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Displaying: 1-6 of 6 documents


1. Journal of Japanese Philosophy: Volume > 3
James W. Heisig Tanabe Hajime’s Elusive Pursuit of Art and Aesthetics
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In philosophical circles at home and abroad, Tanabe’s work has attracted far less attention than that of others in the Kyoto School. The rarefied and abstract cast of his prose often impedes contact with the underlying, existential questions that drove him. This is nowhere more apparent than in the way he treats art and the mind of the artist in his mature work. After a review of Tanabe’s comments on aesthetics in his Collected Works, the premises in his general philosophy on which they rely and the questions they neglect, this article suggests that that we cannot stop at accusing him of failing to draw direct, essential con­nections between artistic sensibility and the guiding principles of his logic, but must attend to the dimly felt presence of an aesthetic at work beneath the surface of Tanabe’s very mode of thought.
2. Journal of Japanese Philosophy: Volume > 3
Shigenori Nagatomo Dōgen’s “Do No Evil” as Nonproduction of Evil”: An Achievement and Its Micro-Macrocosmic Correlativity
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Dōgen’s treatment of evil starts with a reflection on four statements found in the Pali Buddhist Cannon, namely, “Do no evil, Do good, and Purify the mind. This is the teaching of the Buddhas.” In order to grasp his philosophical reflection on evil, we must cast our inquiry within the wider issues that conceptually frame these four statements; namely, the idea of karmic retribution and an agent trapped in it. This requires us to clarify why “do no evil” precedes “do good,” and why there is a demand to “purify the mind.” The first two injunctions deal with an issue of human nature, and the third with the practice of Zen meditation, which is Dōgen’s method for “purify[ing] the mind.” His reflection on medi­tation experiences enabled him to discover how “do no evil” changes into “nonproduction of evil.” Dōgen’s contention then is that “do no evil” as an ethical imperative transforms into “nonproduction of evil.” Therefore, an ethical imperative as understood by an ordinary person is not the true intent of the above injunction for a practicing Buddhist. This is because the practice of meditation renders a practicing Buddhist inca­pable of producing evil. “Nonproduction of evil” describes an achieved state of personhood. It is for Dōgen a term of achievement, that is, a transformative process reached from a prescriptive imperative to a state descriptive of embodied, meditational experience. With this transforma­tion, one comes to understand “the teaching of the Buddhas.”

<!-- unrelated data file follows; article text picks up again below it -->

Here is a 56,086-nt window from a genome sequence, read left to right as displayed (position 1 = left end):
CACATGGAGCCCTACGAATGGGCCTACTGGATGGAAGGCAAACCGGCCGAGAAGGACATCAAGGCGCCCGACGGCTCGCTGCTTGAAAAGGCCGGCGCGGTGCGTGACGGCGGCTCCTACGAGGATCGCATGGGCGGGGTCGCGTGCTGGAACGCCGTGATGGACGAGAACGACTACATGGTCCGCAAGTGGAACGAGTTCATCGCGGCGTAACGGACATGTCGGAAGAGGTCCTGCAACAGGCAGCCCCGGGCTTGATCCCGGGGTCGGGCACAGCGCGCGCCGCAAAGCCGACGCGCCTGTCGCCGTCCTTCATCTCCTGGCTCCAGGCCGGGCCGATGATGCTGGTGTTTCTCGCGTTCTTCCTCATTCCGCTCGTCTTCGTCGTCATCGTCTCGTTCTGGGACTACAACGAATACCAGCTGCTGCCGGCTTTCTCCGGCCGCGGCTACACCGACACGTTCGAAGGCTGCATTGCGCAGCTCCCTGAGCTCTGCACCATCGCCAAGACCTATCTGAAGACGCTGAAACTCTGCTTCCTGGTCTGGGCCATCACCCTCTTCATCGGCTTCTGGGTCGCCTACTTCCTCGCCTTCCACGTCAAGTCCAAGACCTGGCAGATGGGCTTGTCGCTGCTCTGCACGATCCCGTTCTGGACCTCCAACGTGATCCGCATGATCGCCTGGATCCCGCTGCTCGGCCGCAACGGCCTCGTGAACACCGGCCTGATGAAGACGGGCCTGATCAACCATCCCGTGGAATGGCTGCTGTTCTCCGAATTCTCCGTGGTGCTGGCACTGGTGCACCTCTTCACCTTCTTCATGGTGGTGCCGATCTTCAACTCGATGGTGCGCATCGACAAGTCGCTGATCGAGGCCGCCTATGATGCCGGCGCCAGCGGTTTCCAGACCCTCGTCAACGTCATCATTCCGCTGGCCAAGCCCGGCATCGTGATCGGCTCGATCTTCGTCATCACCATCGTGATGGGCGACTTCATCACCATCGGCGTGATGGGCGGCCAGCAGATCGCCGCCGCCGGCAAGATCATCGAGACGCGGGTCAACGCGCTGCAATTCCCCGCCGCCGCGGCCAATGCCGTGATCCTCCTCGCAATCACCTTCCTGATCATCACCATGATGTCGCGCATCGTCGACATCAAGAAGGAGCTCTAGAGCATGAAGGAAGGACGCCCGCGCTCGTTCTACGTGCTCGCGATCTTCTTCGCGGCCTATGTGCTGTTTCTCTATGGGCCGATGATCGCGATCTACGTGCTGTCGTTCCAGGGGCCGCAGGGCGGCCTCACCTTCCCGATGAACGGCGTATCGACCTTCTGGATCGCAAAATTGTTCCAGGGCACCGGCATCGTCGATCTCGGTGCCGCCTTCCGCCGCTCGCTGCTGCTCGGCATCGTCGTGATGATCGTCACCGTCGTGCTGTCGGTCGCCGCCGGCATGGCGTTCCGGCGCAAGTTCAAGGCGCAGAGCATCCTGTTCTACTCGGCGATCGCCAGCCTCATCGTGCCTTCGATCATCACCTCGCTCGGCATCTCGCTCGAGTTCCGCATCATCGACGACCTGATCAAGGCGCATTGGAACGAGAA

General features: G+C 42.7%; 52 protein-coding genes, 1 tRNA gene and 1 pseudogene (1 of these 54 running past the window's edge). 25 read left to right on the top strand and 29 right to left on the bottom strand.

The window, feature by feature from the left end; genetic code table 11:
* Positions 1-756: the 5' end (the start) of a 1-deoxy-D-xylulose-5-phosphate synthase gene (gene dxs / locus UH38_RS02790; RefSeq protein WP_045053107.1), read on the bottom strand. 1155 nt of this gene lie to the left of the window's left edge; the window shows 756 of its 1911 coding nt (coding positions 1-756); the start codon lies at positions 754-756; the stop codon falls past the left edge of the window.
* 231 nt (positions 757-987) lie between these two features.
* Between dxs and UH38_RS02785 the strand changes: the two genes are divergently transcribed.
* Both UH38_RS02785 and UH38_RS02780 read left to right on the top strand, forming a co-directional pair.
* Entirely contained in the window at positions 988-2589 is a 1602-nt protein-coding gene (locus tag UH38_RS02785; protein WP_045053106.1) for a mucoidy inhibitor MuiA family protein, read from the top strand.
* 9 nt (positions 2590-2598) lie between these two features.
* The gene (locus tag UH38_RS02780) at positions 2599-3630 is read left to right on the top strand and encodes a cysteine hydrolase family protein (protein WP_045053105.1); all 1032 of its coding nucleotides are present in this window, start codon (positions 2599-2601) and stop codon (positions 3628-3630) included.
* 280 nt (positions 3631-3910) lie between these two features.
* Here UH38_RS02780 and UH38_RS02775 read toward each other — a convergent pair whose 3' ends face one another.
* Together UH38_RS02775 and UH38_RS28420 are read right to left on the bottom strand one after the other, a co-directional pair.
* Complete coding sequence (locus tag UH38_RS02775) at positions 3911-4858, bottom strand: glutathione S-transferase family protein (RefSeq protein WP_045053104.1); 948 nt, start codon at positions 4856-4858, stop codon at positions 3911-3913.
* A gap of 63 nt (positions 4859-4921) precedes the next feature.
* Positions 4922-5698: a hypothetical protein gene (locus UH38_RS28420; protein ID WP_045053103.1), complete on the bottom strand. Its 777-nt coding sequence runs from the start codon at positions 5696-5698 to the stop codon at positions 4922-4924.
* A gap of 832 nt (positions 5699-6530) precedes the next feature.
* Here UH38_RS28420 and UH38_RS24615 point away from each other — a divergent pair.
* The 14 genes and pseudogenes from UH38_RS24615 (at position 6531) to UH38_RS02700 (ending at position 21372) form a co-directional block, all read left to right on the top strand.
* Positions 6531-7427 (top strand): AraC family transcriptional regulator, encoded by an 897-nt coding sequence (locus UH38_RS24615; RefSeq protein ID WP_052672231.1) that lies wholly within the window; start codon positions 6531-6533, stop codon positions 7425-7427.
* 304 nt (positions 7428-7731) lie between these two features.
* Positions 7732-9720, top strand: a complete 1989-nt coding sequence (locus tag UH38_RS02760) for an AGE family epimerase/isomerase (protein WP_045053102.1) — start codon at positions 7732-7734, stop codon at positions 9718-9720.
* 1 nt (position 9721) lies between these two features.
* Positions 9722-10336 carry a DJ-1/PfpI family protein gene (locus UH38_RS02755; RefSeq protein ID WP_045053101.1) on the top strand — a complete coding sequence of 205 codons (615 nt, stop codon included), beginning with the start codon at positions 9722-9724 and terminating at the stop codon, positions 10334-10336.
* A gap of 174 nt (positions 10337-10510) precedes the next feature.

3. Journal of Japanese Philosophy: Volume > 3
Rein Raud Casting off the Bonds of Karma: Watsuji, Shinran, and Dōgen on the Problem of Free Will